After being in denial for most of last year about the meaning of the Budget Control Act, Pentagon policymakers are beginning to realize that sequestration is probably going to happen. Under the law, that would result in the Pentagon’s base budget being cut another $55 billion below the present plan in fiscal 2013 — and in each of the eight subsequent years. The current thinking is that a lame-duck session of Congress after the November elections won’t repeal the law, and so sequestration will be triggered for at least a few months in 2013 before the new Congress comes to its senses.
Well good luck. I have a more plausible scenario: the political system remains stalemated, Congress fails to change the law, and everyone quickly gets used the new, lower level of defense expenditures. Everyone, that is, except those who were counting on getting the missing $55 billion. Obviously, things won’t play out this way if some new and urgent military threat arises, but if it does not, then there’s no external forcing function to focus legislators’ minds on the consequences of sequestration. In such circumstances, constituent interest will be the only factor driving repeal of the law, and once the White House exercises its option to exempt military personnel from the cuts, there might not be much constituent interest.
What makes this scenario plausible is the likelihood that November elections will deliver a split decision. In other words, neither party will win control of the White House and both chambers of Congress. With partisan sentiment as polarized as it is, split control of the government would probably lead to the same paralysis on budget issues that we have been witnessing for years — including on the subject of amending or repealing the sequestration provision. It appears that large factions in both national parties care less about maintaining a robust defense posture than they do about core domestic issues such as avoiding tax increases or preserving entitlements, so that suggests the defense department could be orphaned in all the political wrangling unless some new threat materializes.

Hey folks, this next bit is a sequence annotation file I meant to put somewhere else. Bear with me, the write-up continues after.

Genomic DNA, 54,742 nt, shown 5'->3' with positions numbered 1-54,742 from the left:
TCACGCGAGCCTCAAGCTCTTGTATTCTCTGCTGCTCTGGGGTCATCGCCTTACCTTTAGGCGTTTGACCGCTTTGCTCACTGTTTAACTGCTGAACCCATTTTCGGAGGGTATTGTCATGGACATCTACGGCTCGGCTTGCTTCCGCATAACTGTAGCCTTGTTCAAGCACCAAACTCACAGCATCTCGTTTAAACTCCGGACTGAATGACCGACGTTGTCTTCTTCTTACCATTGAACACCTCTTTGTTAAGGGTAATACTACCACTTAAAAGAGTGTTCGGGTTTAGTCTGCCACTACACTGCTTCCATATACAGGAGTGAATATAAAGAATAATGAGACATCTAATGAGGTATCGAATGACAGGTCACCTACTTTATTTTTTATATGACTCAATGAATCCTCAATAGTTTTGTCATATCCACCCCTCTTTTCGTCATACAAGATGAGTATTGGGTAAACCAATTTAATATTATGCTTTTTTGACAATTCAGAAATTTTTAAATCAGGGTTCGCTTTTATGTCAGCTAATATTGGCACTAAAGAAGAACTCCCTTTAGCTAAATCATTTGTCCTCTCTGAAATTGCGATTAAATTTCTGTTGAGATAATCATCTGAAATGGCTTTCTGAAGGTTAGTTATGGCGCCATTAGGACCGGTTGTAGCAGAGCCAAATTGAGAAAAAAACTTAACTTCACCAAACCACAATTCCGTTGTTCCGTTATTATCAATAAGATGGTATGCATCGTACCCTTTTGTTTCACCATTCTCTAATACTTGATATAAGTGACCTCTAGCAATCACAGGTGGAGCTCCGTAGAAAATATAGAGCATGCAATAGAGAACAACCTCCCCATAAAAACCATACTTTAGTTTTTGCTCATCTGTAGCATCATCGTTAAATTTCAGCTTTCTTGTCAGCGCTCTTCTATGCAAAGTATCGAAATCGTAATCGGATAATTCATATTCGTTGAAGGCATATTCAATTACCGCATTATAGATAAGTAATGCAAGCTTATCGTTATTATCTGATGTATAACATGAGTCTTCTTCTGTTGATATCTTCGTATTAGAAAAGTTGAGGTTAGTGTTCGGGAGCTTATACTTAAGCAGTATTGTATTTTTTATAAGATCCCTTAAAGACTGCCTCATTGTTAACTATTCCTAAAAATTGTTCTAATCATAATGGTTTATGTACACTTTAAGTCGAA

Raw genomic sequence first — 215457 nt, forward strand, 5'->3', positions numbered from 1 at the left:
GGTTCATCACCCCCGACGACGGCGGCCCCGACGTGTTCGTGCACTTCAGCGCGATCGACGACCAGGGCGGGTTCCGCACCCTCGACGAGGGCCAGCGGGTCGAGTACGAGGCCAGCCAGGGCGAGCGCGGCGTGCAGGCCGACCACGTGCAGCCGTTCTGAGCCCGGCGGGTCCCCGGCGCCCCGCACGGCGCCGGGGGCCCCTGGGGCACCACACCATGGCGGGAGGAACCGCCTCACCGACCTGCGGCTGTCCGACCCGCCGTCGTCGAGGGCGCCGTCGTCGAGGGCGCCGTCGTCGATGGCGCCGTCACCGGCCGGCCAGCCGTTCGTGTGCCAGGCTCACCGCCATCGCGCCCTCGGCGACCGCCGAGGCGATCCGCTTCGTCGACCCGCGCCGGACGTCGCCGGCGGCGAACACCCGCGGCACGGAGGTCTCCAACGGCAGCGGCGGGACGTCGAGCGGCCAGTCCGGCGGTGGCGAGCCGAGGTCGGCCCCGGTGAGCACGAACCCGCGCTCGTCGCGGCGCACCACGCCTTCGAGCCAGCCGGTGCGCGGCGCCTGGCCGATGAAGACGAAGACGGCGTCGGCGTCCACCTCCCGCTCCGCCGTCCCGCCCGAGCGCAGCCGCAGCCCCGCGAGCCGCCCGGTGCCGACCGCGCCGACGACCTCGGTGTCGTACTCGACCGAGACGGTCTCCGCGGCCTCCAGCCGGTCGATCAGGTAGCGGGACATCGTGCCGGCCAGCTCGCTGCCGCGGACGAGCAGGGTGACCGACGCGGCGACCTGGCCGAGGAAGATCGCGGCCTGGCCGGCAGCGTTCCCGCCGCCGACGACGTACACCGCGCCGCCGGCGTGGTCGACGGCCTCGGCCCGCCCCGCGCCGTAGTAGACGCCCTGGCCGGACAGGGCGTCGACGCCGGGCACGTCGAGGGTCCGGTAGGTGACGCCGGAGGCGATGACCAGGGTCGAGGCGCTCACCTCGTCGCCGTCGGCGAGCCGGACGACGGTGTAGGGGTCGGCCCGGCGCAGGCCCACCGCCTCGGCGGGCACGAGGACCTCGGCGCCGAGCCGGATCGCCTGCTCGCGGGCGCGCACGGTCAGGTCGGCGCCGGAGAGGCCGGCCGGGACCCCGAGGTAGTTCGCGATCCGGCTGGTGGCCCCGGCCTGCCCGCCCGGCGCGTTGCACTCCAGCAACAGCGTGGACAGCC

If Republicans win both the White House and Congress, then sequestration of defense funds probably will go away quickly, since they will have the power both to change the law and to achieve savings through other means. If Democrats sweep the elections, they too would probably avert sequestration through amendment or by raising taxes. But if both do well enough in the elections to exercise a veto over the efforts of the other, then they cancel each other out and nothing changes. Sequestration is triggered, and maybe stays in effect for years to come. At that point, U.S. defenses will begin deteriorating quickly, eventually emboldening some overseas adversary to act rashly and thus setting the stage for the next big surge in defense spending. Right now, though, the next big surge looks a long way off.
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